When the cat's away, the mice will play. But when you're away, your cat may not be as jovial. While many cats are happy to veg out and enjoy their alone time, some prefer the company of their humans and may even experience cat anxiety when separated from you.
According to Dr. Arnold Plotnick, a veterinarian in NYC," some cats are truly social creatures and...may exhibit signs of separation anxiety."
To help their fur babies feel a bit more secure while they're away, many pet parents have come up with some pretty creative ways of easing cat anxiety. After all, long days of lounging about at home alone can be taxing, right?
A recent article on Comicbook.com showed just how creative pet parents can get (and how weird cats can be). One cat mom found that playing the show "Critical Role" – a web series about Dungeons & Dragons – in the background while she was away helped to relieve the separation anxiety her cat was feeling while left home alone.
Maybe your cat isn't as interested in Dungeons & Dragons, but luckily, there are many other things you can do to help soothe the cat anxiety your little one may be feeling.
Talk to Your Vet About Cat Anxiety
Signs that your cat is experiencing separation anxiety when you are away can include meowing when you leave, accidents outside her litter box, excessive grooming, or changes in her eating habits. If your furry friend is showing any of these symptoms, she may be stressed.
Before trying any new tricks to deal with her cat anxiety, make sure you've discussed these behaviors and symptoms with your vet to rule out any possible medical issues that need to be treated. It's always better to be safe than sorry with your fur baby's health.
Provide a Safe & Engaging Environment
The environment your pet lives in plays a big role in cat anxiety. So much so that the experts at Ohio State's College of Veterinary Medicine suggest setting up a "cat refuge" in your home that's in a less traveled location where your kitty has all the things she needs – like food, water, and a litter box – plus things to keep her amused.
Stock your cat refuge the way you would your beach condo on a much-needed vacation: full of food and fun. You know, a little kitty vacation spot where she can get away from it all and deal with her feline drama.
You can add excitement to your fur baby's existence and ward off stress by adding entertaining elements like cat perches, cat trees, or puzzle feeders. By turning even a small area of your home into a kitty playground, you can create both a safe haven and an enriching play place for your cat.
A Friend on the Silver Screen
Just as one parent found leaving "Critical Role" on the TV for her Dungeons & Dragons-loving cat was a cat anxiety antidote, you can get creative to help your cat feel less alone when you leave the house.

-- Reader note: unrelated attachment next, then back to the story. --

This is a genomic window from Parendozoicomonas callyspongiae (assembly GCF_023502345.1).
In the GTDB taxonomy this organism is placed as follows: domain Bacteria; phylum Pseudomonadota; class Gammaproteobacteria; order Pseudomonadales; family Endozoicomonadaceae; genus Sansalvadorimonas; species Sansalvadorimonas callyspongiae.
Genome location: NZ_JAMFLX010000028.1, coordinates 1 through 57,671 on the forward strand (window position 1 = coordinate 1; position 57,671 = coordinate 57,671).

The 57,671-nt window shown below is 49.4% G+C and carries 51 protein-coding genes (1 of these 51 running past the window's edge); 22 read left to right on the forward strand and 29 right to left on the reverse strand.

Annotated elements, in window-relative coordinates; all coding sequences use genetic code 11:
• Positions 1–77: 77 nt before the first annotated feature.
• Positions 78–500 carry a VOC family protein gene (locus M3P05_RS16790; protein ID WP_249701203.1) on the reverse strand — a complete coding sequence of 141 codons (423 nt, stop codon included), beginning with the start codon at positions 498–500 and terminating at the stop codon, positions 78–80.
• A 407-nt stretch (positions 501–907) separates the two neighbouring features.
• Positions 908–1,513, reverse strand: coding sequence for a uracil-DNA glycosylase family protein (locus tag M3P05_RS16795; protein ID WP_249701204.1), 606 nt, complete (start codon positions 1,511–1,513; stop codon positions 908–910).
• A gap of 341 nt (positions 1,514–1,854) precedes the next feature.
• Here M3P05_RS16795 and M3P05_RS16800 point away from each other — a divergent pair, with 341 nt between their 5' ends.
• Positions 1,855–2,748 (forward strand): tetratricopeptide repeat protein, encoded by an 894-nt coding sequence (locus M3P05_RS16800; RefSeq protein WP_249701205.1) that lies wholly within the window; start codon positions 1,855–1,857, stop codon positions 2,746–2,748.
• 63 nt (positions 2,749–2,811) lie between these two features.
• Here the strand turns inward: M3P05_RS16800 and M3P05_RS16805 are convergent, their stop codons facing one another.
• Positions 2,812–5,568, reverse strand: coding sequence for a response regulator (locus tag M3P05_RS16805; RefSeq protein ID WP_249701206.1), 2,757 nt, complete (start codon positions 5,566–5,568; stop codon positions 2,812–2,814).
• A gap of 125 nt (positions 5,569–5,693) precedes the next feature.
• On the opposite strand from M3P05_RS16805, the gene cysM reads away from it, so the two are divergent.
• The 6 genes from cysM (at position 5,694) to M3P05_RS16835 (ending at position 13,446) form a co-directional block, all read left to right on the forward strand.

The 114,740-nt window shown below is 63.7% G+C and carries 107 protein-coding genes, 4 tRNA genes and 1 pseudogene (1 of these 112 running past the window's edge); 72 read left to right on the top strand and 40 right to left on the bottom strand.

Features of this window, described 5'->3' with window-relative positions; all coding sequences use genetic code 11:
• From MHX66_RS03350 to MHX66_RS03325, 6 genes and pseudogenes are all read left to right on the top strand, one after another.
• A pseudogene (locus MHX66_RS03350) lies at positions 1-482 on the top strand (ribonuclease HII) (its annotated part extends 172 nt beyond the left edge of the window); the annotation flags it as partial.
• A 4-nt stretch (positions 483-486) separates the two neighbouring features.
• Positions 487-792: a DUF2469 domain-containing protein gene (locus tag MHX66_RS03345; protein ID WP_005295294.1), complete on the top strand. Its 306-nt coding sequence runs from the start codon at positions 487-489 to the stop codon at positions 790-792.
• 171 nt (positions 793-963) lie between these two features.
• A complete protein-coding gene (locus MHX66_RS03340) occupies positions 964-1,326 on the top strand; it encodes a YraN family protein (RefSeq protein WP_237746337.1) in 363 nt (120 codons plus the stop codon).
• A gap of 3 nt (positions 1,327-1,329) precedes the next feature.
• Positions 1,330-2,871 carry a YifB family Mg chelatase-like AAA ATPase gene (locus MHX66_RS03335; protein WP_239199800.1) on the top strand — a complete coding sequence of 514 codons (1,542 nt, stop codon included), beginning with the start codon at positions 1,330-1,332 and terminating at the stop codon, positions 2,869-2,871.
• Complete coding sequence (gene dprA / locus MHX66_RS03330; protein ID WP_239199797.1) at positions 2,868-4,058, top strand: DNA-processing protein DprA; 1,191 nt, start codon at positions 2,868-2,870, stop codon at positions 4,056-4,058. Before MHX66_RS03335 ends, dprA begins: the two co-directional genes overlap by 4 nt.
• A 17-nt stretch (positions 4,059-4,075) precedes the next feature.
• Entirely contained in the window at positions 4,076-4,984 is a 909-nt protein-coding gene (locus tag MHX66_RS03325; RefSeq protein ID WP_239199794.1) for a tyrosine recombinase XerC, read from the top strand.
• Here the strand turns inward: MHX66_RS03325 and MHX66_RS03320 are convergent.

YouTube is full of cat-friendly channels - like Relax My Cat or Calm Your Cat - dedicated to entertaining your fur baby and easing cat anxiety. Of course, you may need to think outside of the box if your cat is an odd ball. (Aren't they all?)
Perhaps your cat has a fondness for lovely British accents, and some Downton Abbey drama can cure your little one's cat anxiety? Maybe your cat enjoys exploring new cuisines and would love nothing more than watching Bobby Flay prepare the perfect fish tacos?
Pay attention to what sparks your cat's interest while you're at home and give that a try when you're away.
Soothing Sounds & Smells
Music is another great option to provide background noise for your fur babies and can help distract them from any distressing sounds when they're home alone.
On the other hand, many cats prefer peace and quiet, but just need a bit of soothing scent to relax away their cat anxiety. Many cats are never more relaxed than when snuggling with their pet parent, so leave out a blanket or sweater that smells like you next to your cat's bed or scratching post.
Things to Do When You're Home
Soothing your cat's anxiety doesn't just happen when you're away. There are many things you can do to help when you are home as well.
For instance, practice coming and going in a low key manner can help your cat feel less disturbed by your absence. You can also help your cat by gradually desensitizing triggers. A trigger or signal that you're about to leave may be picking up your keys or putting on your shoes. Do these actions throughout the day at random times, even when you're not about to leave, so your cat stops associating those actions with you leaving.
Getting your cat some healthy stimulation while you're home can help her feel more at ease when you're away. Make sure you engage in active playtime once or twice a day with your cat to ease her anxiety and make sure she feels loved and secure.
How do you help your fur baby deal with cat anxiety? Share a photo of your happy, relaxed cat with us on Instagram @PrettyLitterCats.